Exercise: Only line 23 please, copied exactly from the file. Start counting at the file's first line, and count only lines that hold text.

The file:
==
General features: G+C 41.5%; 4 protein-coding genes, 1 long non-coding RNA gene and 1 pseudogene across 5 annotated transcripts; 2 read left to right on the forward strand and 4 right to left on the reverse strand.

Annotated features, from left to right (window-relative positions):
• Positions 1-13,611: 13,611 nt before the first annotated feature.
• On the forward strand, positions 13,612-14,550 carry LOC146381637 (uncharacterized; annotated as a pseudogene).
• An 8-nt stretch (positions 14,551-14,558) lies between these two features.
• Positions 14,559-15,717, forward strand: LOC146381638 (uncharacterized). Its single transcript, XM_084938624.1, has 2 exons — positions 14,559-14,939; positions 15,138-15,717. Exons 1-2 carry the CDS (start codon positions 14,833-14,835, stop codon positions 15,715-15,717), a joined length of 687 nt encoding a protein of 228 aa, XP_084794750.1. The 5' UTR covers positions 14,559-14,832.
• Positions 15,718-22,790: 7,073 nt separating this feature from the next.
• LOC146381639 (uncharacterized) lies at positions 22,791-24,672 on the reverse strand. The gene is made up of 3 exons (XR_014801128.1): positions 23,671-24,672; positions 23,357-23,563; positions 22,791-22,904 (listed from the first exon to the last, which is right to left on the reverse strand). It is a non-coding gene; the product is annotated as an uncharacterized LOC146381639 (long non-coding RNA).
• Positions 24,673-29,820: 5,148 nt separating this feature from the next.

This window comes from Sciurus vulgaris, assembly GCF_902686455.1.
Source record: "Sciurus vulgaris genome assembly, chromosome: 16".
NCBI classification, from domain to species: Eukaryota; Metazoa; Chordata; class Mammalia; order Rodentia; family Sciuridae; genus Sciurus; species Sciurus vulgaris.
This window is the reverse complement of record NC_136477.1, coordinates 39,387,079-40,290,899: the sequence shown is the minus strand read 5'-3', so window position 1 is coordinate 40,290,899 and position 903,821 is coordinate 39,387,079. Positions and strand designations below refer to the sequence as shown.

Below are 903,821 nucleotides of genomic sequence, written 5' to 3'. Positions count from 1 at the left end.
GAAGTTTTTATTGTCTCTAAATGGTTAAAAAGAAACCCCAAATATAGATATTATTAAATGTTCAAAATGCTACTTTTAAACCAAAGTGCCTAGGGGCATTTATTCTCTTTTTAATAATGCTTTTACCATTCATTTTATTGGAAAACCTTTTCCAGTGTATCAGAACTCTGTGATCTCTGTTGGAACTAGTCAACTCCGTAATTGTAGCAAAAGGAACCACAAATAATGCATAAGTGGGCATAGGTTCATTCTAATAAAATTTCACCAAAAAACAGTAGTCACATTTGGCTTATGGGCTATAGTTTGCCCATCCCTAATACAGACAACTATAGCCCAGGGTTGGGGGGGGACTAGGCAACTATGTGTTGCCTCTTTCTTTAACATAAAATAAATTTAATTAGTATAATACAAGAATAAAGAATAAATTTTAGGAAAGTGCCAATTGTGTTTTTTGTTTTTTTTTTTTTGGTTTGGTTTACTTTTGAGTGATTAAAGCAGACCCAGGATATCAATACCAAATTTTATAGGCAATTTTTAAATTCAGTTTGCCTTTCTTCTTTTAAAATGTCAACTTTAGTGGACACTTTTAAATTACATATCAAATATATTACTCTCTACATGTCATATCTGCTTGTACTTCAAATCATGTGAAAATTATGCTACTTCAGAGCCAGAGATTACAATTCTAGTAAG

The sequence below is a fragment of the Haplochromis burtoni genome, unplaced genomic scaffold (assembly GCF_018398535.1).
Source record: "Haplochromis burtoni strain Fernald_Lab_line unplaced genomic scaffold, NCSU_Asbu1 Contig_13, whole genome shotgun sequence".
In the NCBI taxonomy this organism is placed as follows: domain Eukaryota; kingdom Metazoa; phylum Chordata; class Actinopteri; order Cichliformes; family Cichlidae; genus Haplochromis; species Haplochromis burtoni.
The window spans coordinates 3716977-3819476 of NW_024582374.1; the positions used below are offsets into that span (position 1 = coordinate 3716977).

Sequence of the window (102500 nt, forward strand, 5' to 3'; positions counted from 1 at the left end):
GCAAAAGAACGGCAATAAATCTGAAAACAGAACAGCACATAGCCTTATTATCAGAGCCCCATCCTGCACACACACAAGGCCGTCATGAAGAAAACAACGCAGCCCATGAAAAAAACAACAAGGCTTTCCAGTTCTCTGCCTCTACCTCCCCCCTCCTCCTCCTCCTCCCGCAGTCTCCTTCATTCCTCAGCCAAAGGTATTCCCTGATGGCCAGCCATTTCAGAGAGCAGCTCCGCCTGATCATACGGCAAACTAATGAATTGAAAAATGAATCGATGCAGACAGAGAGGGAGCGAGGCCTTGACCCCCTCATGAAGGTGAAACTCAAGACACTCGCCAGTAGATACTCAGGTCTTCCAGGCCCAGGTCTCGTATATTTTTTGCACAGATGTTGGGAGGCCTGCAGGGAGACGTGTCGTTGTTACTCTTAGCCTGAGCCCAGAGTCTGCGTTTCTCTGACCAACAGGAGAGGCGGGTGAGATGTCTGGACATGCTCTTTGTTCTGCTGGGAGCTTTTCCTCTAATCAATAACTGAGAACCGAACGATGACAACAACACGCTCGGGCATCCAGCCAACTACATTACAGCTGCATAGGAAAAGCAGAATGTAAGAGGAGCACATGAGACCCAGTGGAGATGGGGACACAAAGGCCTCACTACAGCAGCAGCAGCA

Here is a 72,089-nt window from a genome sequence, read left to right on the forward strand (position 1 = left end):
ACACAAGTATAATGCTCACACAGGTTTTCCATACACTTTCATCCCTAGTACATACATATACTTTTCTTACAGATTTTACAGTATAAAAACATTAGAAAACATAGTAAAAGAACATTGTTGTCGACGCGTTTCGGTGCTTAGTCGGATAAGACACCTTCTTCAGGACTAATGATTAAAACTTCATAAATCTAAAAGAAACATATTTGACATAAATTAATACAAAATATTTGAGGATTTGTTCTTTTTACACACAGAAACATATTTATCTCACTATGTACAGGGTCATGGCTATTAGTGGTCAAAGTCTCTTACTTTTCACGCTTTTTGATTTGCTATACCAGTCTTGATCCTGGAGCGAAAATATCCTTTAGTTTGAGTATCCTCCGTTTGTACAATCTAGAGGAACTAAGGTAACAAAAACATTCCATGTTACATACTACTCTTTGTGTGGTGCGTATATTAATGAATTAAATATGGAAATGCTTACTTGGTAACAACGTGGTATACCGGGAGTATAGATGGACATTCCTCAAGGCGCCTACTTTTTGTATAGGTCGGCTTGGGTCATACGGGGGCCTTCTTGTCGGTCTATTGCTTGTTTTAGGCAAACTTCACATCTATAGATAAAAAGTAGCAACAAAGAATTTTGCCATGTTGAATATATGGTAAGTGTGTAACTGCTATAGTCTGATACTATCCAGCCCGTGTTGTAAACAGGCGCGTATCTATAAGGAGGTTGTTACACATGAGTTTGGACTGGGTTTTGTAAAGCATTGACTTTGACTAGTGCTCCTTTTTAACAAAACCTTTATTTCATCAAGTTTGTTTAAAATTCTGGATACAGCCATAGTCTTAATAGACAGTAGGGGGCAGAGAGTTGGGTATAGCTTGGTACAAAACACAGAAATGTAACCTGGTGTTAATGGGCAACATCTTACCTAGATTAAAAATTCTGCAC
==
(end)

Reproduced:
ACACAAGTATAATGCTCACACAGGTTTTCCATACACTTTCATCCCTAGTACATACATATACTTTTCTTACAGATTTTACAGTATAAAAACATTAGAAAACATAGTAAAAGAACATTGTTGTCGACGCGTTTCGGTGCTTAGTCGGATAAGACACCTTCTTCAGGACTAATGATTAAAACTTCATAAATCTAAAAGAAACATATTTGACATAAATTAATACAAAATATTTGAGGATTTGTTCTTTTTACACACAGAAACATATTTATCTCACTATGTACAGGGTCATGGCTATTAGTGGTCAAAGTCTCTTACTTTTCACGCTTTTTGATTTGCTATACCAGTCTTGATCCTGGAGCGAAAATATCCTTTAGTTTGAGTATCCTCCGTTTGTACAATCTAGAGGAACTAAGGTAACAAAAACATTCCATGTTACATACTACTCTTTGTGTGGTGCGTATATTAATGAATTAAATATGGAAATGCTTACTTGGTAACAACGTGGTATACCGGGAGTATAGATGGACATTCCTCAAGGCGCCTACTTTTTGTATAGGTCGGCTTGGGTCATACGGGGGCCTTCTTGTCGGTCTATTGCTTGTTTTAGGCAAACTTCACATCTATAGATAAAAAGTAGCAACAAAGAATTTTGCCATGTTGAATATATGGTAAGTGTGTAACTGCTATAGTCTGATACTATCCAGCCCGTGTTGTAAACAGGCGCGTATCTATAAGGAGGTTGTTACACATGAGTTTGGACTGGGTTTTGTAAAGCATTGACTTTGACTAGTGCTCCTTTTTAACAAAACCTTTATTTCATCAAGTTTGTTTAAAATTCTGGATACAGCCATAGTCTTAATAGACAGTAGGGGGCAGAGAGTTGGGTATAGCTTGGTACAAAACACAGAAATGTAACCTGGTGTTAATGGGCAACATCTTACCTAGATTAAAAATTCTGCAC